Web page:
The June 3, 2016, email sent to Donald Trump Jr. could hardly have been more explicit: One of his father’s former Russian business partners had been contacted by a senior Russian government official who was offering to provide the Trump campaign with dirt on Hillary Clinton.

The documents “would incriminate Hillary and her dealings with Russia and would be very useful to your father,” read the email, written by a trusted intermediary, who added, “This is obviously very high level and sensitive information but is part of Russia and its government’s support for Mr. Trump.”

He replied within minutes: “If it’s what you say I love it especially later in the summer.”

Four days later, after a flurry of emails, the intermediary wrote back, proposing a meeting in New York on Thursday with a “Russian government attorney.”

Donald Trump Jr. agreed, adding that he would most likely bring along “Paul Manafort (campaign boss)” and “my brother-in-law,” Jared Kushner, now one of the president’s closest White House advisers.

On June 9, the Russian lawyer was sitting in the younger Mr. Trump’s office on the 25th floor of Trump Tower, just one level below the office of the future president.

Over the last several days, The New York Times has disclosed the existence of the meeting, whom it involved and what it was about. The story has unfolded as The Times has been able to confirm details of the meetings.

Paraphrased from:

So, here's the question:

If you were a member of a Grand Jury and this material was presented to you by a prosecuting attorney, would you vote to indict on charges of conspiracy and collusion?

Please note:

Grand Juries do not determine guilt or innocence. The function of the grand jury is to determine whether there is sufficient evidence that a crime has been committed and that those accused of said crime should be put on trial for the offense based on the evidence presented against them.

Views: 256

Comment by Ron Powell on July 12, 2017 at 5:45pm

@token; Pence waiting in the wings is a nettlesome prospect.

Comment by koshersalaami on July 12, 2017 at 7:06pm


Sort of like Meddling, a euphemism

Comment by Safe Bet's Amy on July 12, 2017 at 7:43pm

Anyone who wants Trump to get impeached and let Pence take over is a closeted (or not so closeted) LGBTQ & woman  hater.  Y'all can deny it, but it doesn't change the fact because you are willing to sacrifice us, our gains, and even our very lives in the name of your own brand of power politics.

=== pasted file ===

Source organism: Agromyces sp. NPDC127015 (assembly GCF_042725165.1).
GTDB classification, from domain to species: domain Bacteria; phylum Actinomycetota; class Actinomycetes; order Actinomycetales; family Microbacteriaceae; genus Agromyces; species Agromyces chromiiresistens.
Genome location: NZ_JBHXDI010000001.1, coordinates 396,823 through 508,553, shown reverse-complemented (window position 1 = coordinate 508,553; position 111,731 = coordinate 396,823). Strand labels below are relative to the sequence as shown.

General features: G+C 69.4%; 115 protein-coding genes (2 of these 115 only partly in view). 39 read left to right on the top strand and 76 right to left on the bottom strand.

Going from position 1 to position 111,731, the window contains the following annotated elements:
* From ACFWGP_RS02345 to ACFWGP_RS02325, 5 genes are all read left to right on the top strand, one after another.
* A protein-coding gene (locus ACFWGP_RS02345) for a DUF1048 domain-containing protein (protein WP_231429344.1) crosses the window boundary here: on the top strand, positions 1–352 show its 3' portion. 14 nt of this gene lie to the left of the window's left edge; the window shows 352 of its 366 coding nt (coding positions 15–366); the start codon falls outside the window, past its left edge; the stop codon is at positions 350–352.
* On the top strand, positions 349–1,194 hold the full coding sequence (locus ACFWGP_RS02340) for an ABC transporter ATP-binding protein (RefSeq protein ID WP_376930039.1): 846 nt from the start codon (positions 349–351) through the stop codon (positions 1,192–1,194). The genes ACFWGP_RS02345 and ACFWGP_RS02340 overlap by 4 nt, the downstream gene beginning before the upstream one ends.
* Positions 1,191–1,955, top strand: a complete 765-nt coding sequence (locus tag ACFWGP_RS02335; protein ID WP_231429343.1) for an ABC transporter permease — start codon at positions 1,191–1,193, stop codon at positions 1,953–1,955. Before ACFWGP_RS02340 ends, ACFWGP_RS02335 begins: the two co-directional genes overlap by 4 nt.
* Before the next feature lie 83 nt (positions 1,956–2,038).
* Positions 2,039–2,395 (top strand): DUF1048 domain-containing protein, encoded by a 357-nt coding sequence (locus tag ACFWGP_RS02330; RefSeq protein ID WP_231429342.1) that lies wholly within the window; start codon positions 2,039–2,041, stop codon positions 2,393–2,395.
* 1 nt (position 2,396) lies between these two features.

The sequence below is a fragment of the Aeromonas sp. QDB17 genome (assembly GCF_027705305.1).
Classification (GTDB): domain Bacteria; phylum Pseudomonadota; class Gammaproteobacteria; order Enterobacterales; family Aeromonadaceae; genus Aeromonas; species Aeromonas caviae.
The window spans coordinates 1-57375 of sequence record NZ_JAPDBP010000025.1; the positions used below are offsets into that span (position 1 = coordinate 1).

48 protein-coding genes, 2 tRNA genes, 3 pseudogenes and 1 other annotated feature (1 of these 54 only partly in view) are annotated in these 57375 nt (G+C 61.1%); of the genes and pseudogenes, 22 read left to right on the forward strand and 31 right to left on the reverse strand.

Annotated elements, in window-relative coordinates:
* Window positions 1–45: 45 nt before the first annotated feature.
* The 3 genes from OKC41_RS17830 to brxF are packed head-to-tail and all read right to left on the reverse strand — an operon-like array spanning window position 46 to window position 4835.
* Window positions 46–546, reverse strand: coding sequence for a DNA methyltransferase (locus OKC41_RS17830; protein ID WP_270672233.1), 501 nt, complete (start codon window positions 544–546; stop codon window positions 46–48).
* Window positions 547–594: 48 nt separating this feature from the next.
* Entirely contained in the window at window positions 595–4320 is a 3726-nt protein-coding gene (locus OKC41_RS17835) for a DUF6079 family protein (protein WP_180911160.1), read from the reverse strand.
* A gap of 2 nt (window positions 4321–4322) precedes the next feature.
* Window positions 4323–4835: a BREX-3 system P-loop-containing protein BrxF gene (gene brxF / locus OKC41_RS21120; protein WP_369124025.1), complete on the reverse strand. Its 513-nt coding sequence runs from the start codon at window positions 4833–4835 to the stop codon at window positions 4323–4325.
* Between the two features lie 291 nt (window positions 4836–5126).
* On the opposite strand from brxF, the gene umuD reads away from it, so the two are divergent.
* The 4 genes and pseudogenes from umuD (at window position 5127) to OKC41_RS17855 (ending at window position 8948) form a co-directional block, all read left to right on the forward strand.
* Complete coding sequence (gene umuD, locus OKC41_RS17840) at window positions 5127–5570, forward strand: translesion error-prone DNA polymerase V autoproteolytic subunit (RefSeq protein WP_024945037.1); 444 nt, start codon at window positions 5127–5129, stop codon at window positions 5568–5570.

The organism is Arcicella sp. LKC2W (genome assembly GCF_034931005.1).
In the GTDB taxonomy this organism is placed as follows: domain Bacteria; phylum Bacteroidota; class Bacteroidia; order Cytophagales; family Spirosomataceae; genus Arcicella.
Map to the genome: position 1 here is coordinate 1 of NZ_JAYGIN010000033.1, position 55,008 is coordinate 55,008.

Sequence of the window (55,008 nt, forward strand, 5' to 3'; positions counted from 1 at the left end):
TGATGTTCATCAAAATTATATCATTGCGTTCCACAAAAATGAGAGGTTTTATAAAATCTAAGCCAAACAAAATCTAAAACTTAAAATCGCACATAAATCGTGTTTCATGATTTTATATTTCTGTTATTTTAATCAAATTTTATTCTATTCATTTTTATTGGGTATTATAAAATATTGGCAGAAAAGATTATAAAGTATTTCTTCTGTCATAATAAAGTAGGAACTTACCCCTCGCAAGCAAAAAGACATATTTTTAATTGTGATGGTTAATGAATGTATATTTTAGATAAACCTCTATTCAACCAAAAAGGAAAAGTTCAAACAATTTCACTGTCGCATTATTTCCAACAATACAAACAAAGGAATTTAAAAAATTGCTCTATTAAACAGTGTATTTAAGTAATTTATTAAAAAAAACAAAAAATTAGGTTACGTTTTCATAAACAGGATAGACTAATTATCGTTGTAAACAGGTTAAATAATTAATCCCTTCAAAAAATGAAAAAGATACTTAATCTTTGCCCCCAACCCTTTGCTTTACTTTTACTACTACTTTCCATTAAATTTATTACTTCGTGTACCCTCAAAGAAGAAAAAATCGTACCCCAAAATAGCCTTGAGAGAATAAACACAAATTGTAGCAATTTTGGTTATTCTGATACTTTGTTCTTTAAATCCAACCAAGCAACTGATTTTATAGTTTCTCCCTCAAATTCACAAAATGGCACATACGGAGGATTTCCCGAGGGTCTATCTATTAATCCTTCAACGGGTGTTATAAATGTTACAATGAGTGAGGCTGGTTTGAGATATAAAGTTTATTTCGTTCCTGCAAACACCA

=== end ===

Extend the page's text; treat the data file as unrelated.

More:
Comment by Ron Powell on July 12, 2017 at 8:44pm

"Anyone who wants Trump to get impeached and let Pence take over is a closeted (or not so closeted) LGBTQ & woman  hater."

Amy, that makes about as much sense as me saying that everyone who voted for Trump is a racist.

Comment by Safe Bet's Amy on July 12, 2017 at 8:48pm

Ron, if Trump's VP was David Duke would you feel the same way?

Comment by Ron Powell on July 12, 2017 at 9:07pm

Amy, Duke and Pence  aren't equivalent.

Pence is a career politician and has some experience in governing ...

His extremism re sexual preference and racism is more about winningelections than running a goverment.....

However, I get your point Pence ain't no party or picnic but he would be much susceptible to the inherent restraints of democratic governmental princioles thanTrump wculd or could be....

And no, I'm not saying that Pence would be better for US than Trump. I'm saying that Trump's followers,are far more dangerous than either of them.....

Comment by koshersalaami on July 12, 2017 at 9:19pm

Trump's top advisor is the equivalent of David Duke. If he's top advisor any more. 

The only question about Pence is what he could accomplish. That he is more anti gay is without question. 

Trump might be less of a risk and Trump might be more of a risk. 

On one hand, the size of the core of support really devoted to Pence is likely to be smaller than that devoted to Trump. I suspect the press would be less afraid of Pence. 

Pence would be more inclined not to break as many rules right and left when it comes to factors like conflict of interest. 

Pence would be less likely to completely fuck up foreign policy. 

On the other hand, Pence understands electoral power way better than Trump does. Pence will get cooperation from Congress, possibly to a greater extent. He is one of them while Trump is not. Pence is also a fanatic, which Trump is not, and this in itself may be the ultimate answer to the question of who is more dangerous. Both are deluded, but in different directions. 

The advantage to Pence is that he's more competent.

The disadvantage to Pence is that he's more competent. 

Trump's ineffectiveness may be his advantage to us. 


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